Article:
disengaged and resumed her firing, the engagement became general; the smaller vessels firing so rapidly that it was dangerous for the larger ones to approach, and they appeared also to be ignorant of all signals, as they answered without obeying them. The engagement continued until about 7.30, when, it becoming dark, the Commodore Hull and Ceres were sent ahead to keep the ram in sight, and to remain on picket duty off the mouth of the Roanoke River, if he succeeded in entering it; the Mattabesett, Wyalusing, Miami, and Whitehead coming to anchor in the sound two miles and a half below. Eight torpedoes have been furnished by the army, and an attempt was made last night to place them in the mouth of the river: the entrance being watched, it was found impracticable. Another effort was made to-day, at two o'clock P. M., when. the ram was discovered two miles above on his way out. During the engagement a seine was laid out across the ram's bow, in obedience to orders, to try and foul his propeller, but he passed over it without injury. A torpedo was rigged out from the bow of the Miami, and she was ordered to go ahead and attempt to explode it, but from some cause, yet unexplained, it was not done. She ran up, however, sheered off and delivered her broadside, and continued to fire at him rapidly. The injuries sustained by the ram are thought to be considerable, but his motive power is evidently uninjured. His boats were knocked off from the decks, and his stack riddled, and it is also believed that one of his guns was disabled. The ram is certainly very formidable. He is fast for that class of vessel, making from six to seven knots, turns quickly, and is armed with heavy guns, as is proved by the one hundred-pounder Brooks projectile that entered and lodged in the Mattabesett, and one hundred-pounder Whitworth shot received by the Wyalusing, while the shot fired at him were seen to strike fire upon the casemates and hull, flying Upwards and falling in the water without having had any perceptible effect upon the vessel. I had tried the effect of ramming (as suggested by the department) in the case of the Sassacus, and was deterred from repeating the experiment by the injury she had sustained, and a signal from the Wyalusing that she was sinking, which, if the latter had been correct, (and I was not informed to the contrary until after the vessels came to anchor,) would have left too small a force of efficient vessels to keep the control of the sound, which I now hold, and shall be able to maintain against any rebel force that they will be able to organize at this point when present damages are repaired. I am convinced that side-wheel steamers cannot be laid alongside of the Albemarle without totally disabling their wheels, which is the reason for not adopting the suggestion contained in your order to me of the twenty-third instant. It is reported that the rebel barges with troops were at the mouth of the Croatan River, ready to come out, and a steamer was seen in that direction; but in regard to the first I have no positive information. I herewith enclose a list of casualties on board the several vessels engaged, and will forward the detailed reports of the expenditure of ammunition and damages they sustained so soon as they are received from the commanding officer. I also forward you a hurried sketch of the appearance of the ram. I am sir, very respectfully, Your obedient servant,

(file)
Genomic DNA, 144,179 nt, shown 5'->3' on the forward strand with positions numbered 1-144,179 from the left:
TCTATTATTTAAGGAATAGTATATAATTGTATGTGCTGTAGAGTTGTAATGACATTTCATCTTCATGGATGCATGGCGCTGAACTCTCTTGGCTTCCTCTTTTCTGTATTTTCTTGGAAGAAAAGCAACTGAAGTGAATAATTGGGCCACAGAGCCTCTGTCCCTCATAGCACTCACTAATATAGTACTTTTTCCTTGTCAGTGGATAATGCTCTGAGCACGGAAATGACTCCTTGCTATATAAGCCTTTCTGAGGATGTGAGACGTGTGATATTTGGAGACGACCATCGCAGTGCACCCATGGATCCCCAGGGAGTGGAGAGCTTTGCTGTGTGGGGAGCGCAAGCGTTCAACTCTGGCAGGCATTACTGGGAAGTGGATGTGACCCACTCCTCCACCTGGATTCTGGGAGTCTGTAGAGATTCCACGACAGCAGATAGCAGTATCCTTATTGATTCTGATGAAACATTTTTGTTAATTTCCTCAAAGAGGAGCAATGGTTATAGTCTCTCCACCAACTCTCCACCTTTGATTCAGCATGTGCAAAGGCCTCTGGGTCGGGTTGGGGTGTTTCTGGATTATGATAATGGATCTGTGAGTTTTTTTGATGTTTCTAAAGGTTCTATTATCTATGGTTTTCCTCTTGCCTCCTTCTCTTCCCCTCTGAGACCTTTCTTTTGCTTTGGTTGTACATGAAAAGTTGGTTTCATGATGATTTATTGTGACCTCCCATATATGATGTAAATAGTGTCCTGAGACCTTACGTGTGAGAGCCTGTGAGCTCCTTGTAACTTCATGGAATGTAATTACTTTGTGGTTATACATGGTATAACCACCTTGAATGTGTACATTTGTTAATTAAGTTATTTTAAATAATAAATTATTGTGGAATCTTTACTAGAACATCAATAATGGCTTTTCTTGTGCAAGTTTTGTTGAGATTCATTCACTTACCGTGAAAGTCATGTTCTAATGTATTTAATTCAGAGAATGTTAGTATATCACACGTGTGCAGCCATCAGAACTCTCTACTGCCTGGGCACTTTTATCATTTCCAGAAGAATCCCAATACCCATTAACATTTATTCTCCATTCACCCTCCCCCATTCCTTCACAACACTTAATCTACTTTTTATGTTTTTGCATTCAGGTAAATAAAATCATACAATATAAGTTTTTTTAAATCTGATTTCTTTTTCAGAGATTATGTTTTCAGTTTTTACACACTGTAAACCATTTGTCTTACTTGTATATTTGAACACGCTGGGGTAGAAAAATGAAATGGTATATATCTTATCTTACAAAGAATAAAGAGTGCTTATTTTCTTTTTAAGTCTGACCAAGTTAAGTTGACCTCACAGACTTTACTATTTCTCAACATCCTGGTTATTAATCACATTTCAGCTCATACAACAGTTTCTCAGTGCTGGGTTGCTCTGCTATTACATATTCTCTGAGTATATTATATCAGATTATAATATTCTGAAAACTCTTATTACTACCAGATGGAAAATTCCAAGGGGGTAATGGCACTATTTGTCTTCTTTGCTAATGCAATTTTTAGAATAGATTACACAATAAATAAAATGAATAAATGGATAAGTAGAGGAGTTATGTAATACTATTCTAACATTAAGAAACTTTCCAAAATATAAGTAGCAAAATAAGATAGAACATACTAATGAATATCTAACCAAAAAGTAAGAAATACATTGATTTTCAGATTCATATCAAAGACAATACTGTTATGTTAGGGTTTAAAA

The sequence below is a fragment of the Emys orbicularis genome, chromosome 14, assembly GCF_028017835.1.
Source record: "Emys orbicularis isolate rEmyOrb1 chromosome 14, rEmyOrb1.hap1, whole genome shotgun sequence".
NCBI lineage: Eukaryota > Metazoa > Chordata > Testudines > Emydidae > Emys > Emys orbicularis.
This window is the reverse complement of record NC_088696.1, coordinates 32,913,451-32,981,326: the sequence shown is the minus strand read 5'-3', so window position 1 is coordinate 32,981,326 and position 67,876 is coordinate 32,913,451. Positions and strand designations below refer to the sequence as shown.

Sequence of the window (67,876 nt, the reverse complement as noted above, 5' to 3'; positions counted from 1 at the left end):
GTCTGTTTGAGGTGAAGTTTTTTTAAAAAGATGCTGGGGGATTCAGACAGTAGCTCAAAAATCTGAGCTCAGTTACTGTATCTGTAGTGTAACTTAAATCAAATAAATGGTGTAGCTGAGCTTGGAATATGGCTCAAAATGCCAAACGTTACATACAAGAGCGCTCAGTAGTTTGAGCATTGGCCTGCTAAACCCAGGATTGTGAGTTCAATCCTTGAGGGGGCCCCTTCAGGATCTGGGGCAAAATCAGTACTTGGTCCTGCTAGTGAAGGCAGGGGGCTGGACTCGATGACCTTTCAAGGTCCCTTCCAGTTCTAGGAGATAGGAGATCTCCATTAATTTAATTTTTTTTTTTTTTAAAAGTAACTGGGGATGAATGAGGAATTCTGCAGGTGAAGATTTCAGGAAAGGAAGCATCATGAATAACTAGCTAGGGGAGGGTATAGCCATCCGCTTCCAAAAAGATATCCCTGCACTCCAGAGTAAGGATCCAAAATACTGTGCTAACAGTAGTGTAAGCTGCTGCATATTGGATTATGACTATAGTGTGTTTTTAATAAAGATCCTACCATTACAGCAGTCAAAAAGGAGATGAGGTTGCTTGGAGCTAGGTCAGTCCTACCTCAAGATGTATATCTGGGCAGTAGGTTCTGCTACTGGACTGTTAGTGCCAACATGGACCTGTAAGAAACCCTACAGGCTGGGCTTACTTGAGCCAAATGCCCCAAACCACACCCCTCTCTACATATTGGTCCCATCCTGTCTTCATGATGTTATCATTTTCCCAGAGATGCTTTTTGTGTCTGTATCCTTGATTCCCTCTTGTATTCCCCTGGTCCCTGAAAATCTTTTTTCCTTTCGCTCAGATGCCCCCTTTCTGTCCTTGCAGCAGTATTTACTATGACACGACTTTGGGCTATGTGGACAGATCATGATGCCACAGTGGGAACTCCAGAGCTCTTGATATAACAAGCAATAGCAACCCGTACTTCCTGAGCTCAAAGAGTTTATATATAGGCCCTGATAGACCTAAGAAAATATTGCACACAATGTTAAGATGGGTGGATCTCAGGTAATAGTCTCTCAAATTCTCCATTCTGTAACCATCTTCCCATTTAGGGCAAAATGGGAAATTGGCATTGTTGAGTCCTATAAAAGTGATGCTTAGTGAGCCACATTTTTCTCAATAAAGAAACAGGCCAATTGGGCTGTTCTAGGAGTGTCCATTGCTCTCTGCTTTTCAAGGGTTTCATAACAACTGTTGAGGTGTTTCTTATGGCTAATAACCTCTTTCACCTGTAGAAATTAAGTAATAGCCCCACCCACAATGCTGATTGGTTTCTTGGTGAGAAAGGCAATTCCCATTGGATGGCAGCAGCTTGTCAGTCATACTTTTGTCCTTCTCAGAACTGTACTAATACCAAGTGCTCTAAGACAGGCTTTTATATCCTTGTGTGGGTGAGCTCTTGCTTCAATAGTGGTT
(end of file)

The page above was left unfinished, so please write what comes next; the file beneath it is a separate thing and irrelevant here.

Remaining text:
Additional report of Capt. Smith.
Bombshell, but the Sassacus, who took her in charge after being herself disabled, is anchored some distance below, and has not communicated with me, and I have no available steamer to communicate with him. I am trying again to place torpedoes in the bend of the Roanoke River, two miles and a haif from the mouth. I am, very respectfully, Your obedient servant,
General order as to plan of attack.
Miami leading the second line of steamers.
The proposed plan of attack will be, for the large vessels to pass as close as possible to the ram, without endangering their wheels, delivering their fire, and rounding to immediately for a second discharge.
The steamer Miami will attack the ram, and endeavor to explode her torpedo at any moment she may have the advantage, or a favorable opportunity.
Specific orders cannot be given for the attack, as the manoeuvring of the ram cannot be anticipated, and the only order considered necessary is to sink, destroy, or capture by some or all methods here suggested.
The stern of the ram is to be fired at by any of the vessels having a heavy gun, taking care not to fire when any of our own vessels are in range.
The propeller is to be fouled, if possible, by lines from the stems of our vessels, or with the fish-net, as heretofore proposed.
The stack of the ram is supposed to be capped, rendering it impossible to throw powder or shell down, but all vessels having hose should be prepared to lead them up under the cap in the event of getting alongside.
The stern and ports are probably the most vulnerable points, and should